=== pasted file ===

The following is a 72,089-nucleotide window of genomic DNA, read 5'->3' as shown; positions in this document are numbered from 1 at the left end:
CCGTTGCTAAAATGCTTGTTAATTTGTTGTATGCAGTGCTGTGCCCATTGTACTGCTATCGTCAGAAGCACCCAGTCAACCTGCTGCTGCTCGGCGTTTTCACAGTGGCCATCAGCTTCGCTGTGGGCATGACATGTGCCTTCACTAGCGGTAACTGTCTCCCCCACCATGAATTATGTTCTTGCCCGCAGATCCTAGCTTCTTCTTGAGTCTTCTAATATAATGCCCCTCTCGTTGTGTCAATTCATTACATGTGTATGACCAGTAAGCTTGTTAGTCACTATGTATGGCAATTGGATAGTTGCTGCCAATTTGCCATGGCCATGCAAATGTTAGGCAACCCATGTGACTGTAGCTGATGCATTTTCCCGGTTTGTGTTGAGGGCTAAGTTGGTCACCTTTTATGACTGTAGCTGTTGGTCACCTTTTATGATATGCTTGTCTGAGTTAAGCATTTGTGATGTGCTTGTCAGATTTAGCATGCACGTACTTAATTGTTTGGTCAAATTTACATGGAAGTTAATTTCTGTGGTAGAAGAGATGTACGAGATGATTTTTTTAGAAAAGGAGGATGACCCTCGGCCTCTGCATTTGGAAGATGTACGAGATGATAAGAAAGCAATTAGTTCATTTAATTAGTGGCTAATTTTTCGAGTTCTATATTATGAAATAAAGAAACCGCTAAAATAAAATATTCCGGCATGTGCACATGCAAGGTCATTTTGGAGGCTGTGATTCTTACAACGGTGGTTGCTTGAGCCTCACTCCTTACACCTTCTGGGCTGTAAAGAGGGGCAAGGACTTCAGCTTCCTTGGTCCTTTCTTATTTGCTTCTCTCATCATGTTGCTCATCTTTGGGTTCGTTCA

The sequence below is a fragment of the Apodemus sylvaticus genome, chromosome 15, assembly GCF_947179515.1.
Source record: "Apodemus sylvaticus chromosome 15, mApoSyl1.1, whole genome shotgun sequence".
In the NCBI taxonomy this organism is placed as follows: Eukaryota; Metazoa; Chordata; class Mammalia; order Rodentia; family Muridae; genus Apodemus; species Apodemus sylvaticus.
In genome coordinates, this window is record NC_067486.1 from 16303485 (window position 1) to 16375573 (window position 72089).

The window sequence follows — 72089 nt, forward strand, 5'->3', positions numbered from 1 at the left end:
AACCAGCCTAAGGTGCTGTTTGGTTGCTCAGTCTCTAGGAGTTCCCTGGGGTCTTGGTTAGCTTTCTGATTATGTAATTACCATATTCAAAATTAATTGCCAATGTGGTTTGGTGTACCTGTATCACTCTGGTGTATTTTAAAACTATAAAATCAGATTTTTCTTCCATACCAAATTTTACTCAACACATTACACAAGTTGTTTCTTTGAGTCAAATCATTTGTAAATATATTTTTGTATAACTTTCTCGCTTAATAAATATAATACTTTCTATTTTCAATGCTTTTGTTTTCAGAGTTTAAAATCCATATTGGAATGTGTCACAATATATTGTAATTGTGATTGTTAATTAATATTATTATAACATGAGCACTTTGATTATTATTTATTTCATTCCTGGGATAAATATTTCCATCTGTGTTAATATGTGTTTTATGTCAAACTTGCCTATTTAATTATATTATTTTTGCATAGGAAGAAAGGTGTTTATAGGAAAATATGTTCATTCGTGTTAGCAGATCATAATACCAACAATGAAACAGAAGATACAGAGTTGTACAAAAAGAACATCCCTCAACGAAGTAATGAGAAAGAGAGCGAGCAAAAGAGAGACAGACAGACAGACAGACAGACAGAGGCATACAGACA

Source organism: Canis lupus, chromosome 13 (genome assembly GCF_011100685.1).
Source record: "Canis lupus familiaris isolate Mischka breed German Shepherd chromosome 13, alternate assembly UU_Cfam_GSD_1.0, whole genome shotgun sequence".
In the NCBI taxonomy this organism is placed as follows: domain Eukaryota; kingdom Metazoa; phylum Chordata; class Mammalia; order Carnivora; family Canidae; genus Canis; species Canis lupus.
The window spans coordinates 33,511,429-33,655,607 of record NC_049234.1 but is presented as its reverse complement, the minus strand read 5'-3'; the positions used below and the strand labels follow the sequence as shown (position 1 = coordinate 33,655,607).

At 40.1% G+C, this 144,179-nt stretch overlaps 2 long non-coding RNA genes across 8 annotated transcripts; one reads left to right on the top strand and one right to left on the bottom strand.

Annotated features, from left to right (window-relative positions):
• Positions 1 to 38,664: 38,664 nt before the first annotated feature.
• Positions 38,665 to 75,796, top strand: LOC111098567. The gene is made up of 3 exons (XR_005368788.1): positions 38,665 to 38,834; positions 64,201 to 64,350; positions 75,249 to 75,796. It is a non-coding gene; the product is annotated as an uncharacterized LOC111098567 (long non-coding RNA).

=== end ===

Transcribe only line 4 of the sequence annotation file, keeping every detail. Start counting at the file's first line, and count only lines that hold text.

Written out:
Source record: "Apodemus sylvaticus chromosome 15, mApoSyl1.1, whole genome shotgun sequence".